Monday, March 7, 2011

Drakensberg Rock Art

One of the reasons that the uKhahlamba Drakensberg Park has been declared a UNESCO World Heritage Site is the fact that it has the biggest concentration of rock paintings in Africa south of the Sahara.  These rock paintings were left behind by the San people and shows off their way of life and believes.  There are a number of rock art sites in the Royal Natal National Park with one of them only accessible on a walking tour with a local guide.

The walk is about a kilometer in distance and takes you into the hills to a sheltered rock overhang.  The is only the second time that I have had the opportunity to see rock art in its original environment.  The other time was at a site near Alicedale in the Eastern Cape.  Looking at the photo above you can see some of the rock art about a meter or so above the guide's head.

This is just a closer look at the rock art seen in the previous picture

Our guide, Mduduzi Shabalala, is very knowledgeable in his subject.  We asked him what the grooves in the rocks were and he demonstrated to us how the San people would have inserted sticks into those grooves to rest their elbows on while painting.  In addition to all the rock are information Mdu also told us about the Zulu people, the villages in the area as well as the flora of the Berg.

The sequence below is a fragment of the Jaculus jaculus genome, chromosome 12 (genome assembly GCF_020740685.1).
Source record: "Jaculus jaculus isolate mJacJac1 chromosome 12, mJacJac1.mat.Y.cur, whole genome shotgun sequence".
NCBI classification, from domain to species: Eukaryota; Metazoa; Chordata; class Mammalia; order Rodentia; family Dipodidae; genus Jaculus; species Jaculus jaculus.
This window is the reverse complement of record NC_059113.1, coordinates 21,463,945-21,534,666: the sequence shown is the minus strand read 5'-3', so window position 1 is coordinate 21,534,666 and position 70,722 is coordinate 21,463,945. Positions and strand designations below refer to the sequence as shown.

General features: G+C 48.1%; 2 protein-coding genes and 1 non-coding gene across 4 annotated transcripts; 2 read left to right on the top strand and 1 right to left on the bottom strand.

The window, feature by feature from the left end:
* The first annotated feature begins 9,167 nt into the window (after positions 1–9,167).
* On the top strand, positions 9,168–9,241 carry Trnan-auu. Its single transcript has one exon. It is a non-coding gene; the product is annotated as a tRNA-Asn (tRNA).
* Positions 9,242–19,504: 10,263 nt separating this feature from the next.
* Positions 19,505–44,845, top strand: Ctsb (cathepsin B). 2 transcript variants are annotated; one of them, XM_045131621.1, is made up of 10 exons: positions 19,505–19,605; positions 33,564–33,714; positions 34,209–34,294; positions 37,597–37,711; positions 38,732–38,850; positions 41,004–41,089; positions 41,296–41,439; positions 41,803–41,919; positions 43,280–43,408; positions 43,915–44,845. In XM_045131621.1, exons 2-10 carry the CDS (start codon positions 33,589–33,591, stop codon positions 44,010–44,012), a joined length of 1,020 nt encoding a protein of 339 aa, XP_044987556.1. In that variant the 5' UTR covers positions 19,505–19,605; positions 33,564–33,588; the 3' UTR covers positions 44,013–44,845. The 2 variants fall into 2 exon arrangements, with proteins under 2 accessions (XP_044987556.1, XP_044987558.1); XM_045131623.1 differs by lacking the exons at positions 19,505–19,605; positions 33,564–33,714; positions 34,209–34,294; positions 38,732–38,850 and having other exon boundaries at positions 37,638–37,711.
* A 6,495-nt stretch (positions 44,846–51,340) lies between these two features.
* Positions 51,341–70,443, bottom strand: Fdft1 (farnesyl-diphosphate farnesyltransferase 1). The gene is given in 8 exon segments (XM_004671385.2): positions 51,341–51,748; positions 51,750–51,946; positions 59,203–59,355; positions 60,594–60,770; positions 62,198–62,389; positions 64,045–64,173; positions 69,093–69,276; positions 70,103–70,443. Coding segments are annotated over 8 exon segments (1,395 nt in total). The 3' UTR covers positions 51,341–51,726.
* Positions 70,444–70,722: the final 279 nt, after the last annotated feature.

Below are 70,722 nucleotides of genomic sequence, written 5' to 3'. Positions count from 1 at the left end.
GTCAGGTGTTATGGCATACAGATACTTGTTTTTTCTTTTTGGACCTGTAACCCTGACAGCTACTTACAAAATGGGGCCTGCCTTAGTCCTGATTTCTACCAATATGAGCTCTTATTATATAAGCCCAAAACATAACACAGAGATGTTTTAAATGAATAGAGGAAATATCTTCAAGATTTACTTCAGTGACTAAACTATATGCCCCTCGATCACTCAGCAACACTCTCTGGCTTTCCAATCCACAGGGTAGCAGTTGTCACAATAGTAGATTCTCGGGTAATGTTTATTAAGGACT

This painting shows a San figure running

 This is an Eland with, if I remember right cause I could be wrong, a baby eland underneath it

 Eland featured quite prominently in most of the rock art sights all over Southern Africa which shows that they were quite common in those days and played an important part in the lives of the San.  An interesting addition in this picture is the cobra beneath the eland.

I got extra excited when Mdu pointed out a couple of fossils next to the rock paintings.  I have a particular interest in fossils and even wanted to be an archaeologist at one stage in my life.  I have a small collection of fossils and other pieces and the Indiana Jones in me would love to be able to add to it, although I would never damage a site like this to get my hands on more.  The problem is that some people would and that is why these kinds of sites has to be protected and preserved. 


  1. That explanation of the elbow rest for the artist, is fascinating.

  2. This is really nice rock art, so colorful and almost dimensional. I didn't get to see any rock art in the Bergs, yet I knew it was there. Love the stick idea. Now I'll have to look for something like that at our SW rockart sites. Plus fossils too. I have a small collection.

    And yes, I bought a few rocks at the rock shop yesterday. It's rough stuff but a friend can polish it for me.

  3. and I thought SA only had the Cango Caves. Very informative blog Jonker.


  4. Great photos, there are some excellent rock drawings around in S. Africa. Diane